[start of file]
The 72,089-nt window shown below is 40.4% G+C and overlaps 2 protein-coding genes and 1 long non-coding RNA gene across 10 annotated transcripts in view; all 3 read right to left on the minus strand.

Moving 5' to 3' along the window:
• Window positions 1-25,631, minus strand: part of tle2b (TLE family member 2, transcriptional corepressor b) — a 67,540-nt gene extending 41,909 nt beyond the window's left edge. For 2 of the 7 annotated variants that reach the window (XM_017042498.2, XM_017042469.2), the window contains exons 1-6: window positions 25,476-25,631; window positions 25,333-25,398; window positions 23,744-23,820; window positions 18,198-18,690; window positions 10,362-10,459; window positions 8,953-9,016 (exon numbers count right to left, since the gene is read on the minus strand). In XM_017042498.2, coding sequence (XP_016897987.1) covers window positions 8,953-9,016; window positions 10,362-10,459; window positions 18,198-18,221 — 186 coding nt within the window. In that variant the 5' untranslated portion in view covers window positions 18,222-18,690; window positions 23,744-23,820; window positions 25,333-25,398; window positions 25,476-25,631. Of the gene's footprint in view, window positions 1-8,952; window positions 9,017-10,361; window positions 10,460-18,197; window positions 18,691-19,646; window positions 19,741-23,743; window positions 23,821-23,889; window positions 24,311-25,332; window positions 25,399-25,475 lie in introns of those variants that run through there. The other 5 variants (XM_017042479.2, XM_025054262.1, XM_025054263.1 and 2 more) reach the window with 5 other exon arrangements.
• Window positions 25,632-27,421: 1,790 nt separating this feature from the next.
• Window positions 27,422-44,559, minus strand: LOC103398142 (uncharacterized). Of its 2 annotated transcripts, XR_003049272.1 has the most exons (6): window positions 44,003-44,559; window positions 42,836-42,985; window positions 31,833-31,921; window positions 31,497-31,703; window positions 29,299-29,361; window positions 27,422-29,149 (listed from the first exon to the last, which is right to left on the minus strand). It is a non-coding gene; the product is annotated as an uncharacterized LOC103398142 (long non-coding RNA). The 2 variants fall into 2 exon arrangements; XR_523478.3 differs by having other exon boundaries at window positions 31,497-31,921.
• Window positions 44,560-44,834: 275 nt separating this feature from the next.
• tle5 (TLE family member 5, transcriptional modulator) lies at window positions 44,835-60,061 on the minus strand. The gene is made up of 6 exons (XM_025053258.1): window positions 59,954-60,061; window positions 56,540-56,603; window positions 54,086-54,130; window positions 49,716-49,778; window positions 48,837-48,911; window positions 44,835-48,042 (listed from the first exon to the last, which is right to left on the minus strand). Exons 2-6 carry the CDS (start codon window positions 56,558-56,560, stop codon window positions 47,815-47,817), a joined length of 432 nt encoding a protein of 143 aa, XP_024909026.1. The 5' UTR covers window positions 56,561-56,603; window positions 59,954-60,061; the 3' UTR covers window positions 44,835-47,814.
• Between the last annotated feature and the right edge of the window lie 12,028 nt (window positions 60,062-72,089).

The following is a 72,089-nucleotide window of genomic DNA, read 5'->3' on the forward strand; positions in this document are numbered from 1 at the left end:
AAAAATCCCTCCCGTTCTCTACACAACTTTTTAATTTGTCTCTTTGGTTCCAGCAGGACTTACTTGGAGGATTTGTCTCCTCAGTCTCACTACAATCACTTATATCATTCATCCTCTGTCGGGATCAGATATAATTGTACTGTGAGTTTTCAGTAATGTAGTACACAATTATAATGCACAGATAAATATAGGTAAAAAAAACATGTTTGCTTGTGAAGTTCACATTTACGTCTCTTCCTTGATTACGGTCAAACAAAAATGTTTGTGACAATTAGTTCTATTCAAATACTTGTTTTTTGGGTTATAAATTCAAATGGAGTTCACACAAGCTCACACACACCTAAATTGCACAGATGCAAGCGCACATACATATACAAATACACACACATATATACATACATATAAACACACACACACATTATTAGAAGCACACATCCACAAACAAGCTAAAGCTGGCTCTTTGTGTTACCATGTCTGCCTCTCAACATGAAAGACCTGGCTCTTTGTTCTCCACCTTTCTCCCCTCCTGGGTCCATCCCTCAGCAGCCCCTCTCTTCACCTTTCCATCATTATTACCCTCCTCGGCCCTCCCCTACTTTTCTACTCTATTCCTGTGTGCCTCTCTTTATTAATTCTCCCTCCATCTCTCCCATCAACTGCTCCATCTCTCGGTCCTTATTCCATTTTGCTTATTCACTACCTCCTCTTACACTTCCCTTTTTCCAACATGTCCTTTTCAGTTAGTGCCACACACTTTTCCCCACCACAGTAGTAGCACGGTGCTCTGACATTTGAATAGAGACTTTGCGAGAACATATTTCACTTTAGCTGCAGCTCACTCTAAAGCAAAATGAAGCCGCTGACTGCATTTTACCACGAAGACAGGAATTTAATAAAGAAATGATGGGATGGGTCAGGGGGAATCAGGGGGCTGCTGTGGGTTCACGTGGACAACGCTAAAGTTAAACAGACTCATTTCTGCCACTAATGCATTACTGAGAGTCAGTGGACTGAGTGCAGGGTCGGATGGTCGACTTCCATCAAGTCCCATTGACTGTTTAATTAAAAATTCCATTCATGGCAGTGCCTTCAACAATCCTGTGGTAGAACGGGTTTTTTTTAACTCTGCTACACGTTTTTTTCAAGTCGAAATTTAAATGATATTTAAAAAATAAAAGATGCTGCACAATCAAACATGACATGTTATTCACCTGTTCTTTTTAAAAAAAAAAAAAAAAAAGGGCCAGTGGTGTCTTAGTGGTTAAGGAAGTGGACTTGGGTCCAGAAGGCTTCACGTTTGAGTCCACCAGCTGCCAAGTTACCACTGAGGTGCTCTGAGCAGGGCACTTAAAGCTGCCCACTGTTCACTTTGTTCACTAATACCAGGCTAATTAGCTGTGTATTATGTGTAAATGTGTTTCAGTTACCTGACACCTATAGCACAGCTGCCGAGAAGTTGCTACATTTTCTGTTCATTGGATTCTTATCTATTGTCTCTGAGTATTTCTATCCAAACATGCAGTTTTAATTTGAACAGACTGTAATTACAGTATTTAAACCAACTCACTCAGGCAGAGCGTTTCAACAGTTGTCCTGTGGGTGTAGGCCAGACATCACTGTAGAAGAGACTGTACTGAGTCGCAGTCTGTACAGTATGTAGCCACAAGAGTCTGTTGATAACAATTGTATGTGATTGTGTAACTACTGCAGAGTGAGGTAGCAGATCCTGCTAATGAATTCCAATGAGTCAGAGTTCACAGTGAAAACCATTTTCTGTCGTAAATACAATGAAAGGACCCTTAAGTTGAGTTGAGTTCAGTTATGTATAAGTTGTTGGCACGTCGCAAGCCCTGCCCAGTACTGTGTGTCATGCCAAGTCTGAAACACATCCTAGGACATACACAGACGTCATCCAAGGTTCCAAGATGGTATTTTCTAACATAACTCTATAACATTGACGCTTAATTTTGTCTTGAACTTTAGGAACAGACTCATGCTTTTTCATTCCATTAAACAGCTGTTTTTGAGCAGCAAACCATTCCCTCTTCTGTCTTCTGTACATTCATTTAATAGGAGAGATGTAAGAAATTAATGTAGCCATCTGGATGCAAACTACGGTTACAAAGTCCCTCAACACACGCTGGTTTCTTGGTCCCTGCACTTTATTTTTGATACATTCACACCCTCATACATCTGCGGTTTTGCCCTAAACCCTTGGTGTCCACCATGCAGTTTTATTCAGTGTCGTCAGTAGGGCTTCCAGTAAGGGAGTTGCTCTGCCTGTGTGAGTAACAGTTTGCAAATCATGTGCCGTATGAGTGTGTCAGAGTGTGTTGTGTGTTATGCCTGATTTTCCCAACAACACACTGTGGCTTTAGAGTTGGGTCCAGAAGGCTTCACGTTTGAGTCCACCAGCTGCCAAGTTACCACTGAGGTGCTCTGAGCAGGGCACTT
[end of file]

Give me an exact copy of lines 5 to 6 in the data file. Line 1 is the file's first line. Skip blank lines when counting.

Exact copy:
• Window positions 27,422-44,559, minus strand: LOC103398142 (uncharacterized). Of its 2 annotated transcripts, XR_003049272.1 has the most exons (6): window positions 44,003-44,559; window positions 42,836-42,985; window positions 31,833-31,921; window positions 31,497-31,703; window positions 29,299-29,361; window positions 27,422-29,149 (listed from the first exon to the last, which is right to left on the minus strand). It is a non-coding gene; the product is annotated as an uncharacterized LOC103398142 (long non-coding RNA). The 2 variants fall into 2 exon arrangements; XR_523478.3 differs by having other exon boundaries at window positions 31,497-31,921.
• Window positions 44,560-44,834: 275 nt separating this feature from the next.